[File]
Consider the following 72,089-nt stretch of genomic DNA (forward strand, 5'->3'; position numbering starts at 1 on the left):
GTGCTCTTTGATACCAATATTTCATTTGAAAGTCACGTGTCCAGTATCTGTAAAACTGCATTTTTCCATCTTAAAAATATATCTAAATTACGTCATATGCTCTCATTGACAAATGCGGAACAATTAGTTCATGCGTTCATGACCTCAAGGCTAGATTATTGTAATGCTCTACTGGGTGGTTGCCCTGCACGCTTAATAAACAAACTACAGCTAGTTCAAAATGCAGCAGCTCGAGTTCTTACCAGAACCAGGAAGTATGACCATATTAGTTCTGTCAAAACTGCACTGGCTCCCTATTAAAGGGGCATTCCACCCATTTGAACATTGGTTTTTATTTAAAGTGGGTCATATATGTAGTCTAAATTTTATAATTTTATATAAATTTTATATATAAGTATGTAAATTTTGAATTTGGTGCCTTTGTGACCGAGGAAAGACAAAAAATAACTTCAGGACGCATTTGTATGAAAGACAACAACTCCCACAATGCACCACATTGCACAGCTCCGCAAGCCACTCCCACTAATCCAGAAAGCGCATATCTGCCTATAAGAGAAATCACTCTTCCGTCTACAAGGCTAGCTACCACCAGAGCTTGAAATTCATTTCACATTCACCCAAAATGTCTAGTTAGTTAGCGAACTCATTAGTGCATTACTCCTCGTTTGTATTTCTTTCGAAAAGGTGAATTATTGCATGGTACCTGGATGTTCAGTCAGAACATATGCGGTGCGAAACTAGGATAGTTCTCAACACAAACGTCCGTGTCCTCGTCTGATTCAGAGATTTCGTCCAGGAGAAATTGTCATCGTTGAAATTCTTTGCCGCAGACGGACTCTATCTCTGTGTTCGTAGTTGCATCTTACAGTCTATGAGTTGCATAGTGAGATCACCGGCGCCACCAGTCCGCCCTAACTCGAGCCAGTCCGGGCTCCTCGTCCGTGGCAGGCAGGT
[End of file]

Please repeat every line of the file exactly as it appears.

Consider the following 72,089-nt stretch of genomic DNA (forward strand, 5'->3'; position numbering starts at 1 on the left):
GTGCTCTTTGATACCAATATTTCATTTGAAAGTCACGTGTCCAGTATCTGTAAAACTGCATTTTTCCATCTTAAAAATATATCTAAATTACGTCATATGCTCTCATTGACAAATGCGGAACAATTAGTTCATGCGTTCATGACCTCAAGGCTAGATTATTGTAATGCTCTACTGGGTGGTTGCCCTGCACGCTTAATAAACAAACTACAGCTAGTTCAAAATGCAGCAGCTCGAGTTCTTACCAGAACCAGGAAGTATGACCATATTAGTTCTGTCAAAACTGCACTGGCTCCCTATTAAAGGGGCATTCCACCCATTTGAACATTGGTTTTTATTTAAAGTGGGTCATATATGTAGTCTAAATTTTATAATTTTATATAAATTTTATATATAAGTATGTAAATTTTGAATTTGGTGCCTTTGTGACCGAGGAAAGACAAAAAATAACTTCAGGACGCATTTGTATGAAAGACAACAACTCCCACAATGCACCACATTGCACAGCTCCGCAAGCCACTCCCACTAATCCAGAAAGCGCATATCTGCCTATAAGAGAAATCACTCTTCCGTCTACAAGGCTAGCTACCACCAGAGCTTGAAATTCATTTCACATTCACCCAAAATGTCTAGTTAGTTAGCGAACTCATTAGTGCATTACTCCTCGTTTGTATTTCTTTCGAAAAGGTGAATTATTGCATGGTACCTGGATGTTCAGTCAGAACATATGCGGTGCGAAACTAGGATAGTTCTCAACACAAACGTCCGTGTCCTCGTCTGATTCAGAGATTTCGTCCAGGAGAAATTGTCATCGTTGAAATTCTTTGCCGCAGACGGACTCTATCTCTGTGTTCGTAGTTGCATCTTACAGTCTATGAGTTGCATAGTGAGATCACCGGCGCCACCAGTCCGCCCTAACTCGAGCCAGTCCGGGCTCCTCGTCCGTGGCAGGCAGGT